Benjamin Garrison Art Blog
The source of this painting's inspiration was the music of Sibelius. Namely, "The Swan of Tuonela." I had my son Ian (when he was home from college) pose as Lemminkainen, a heroic figure from the Finnish epic poem, "The Kalevala." I added the sword and clothing from my imagination. I used some reference for parts of the painting (the ancient Finnish boat), but most of it was done directly from my imagination. There is no vegetation in the painting since it represents death and crossing over. I prefer painting from imagination over copying photographs. Yes, I could paint more realistically if I used photo reference for everything, but I find that interferes with the poetic vision. (And discussing what is real is a topic for another blog post).
Anyway, I like it better when paintings come from the heart. I'm not criticizing photo realists or anything--it takes a lot of energy to do that. It's just that too many artists (especially amateurs) will copy a photograph almost by rote and when they're done you'll often see that they also copied the mistakes within the photograph. That's because photos aren't a reliable copy of reality. There will be compositional problems in them, the shadows may be too dark or washed out, lens distortion and so forth.
I think photos should only be used as a starting point--a tool or guide to help artists arrive at their destination. A signpost reference should never be the destination in and of itself. But I'm digressing.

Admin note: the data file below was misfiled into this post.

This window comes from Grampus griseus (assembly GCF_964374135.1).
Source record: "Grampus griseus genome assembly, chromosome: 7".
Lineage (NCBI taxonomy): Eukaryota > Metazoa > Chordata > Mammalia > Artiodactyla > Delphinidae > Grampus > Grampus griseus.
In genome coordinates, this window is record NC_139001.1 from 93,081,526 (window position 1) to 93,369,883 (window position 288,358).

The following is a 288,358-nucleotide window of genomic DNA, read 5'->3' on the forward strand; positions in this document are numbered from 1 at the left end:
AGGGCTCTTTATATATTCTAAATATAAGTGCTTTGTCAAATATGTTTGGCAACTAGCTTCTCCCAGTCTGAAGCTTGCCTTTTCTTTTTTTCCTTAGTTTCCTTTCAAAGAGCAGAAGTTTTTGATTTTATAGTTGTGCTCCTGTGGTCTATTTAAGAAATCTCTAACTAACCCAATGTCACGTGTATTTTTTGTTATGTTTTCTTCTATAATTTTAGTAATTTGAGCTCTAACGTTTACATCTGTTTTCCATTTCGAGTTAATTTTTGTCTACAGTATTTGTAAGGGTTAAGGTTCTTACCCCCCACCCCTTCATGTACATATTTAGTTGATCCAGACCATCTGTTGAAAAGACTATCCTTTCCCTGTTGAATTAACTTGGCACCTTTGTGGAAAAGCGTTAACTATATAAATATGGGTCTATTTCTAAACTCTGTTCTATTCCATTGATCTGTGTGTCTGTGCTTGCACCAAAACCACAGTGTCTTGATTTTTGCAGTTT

The painting (24' x 36') was done in oil using a traditional 'old master' method. That is, a complete sketch transferred onto the canvas. Then a sepia wash. Then the underpainting in black and white to establish values. After the underpainting was completely dry, thin coats of color were added and built up slowly until this end result.
The black swan on the Black River sings a sad song. Lemminkainen was sent to kill the swan, but the swan's song was so beautiful he was unable to do so. A Finnish god later punishes Lemminkainen for this transgression and his body was cut up and thrown into the river. His mother later rescues him and sews his body back together. Life is infused into Lemminkainen again with the help of another god and a magic drop of honey. The famous Finish artist, Gallen Kallela painted that scene and it's quite famous, but very few artists have painted the Swan of Tuonela for some reason.
In Sibelius' music, the swan is represented by the English horn.
I plan on doing more paintings inspired by classical music. --Ben Garrison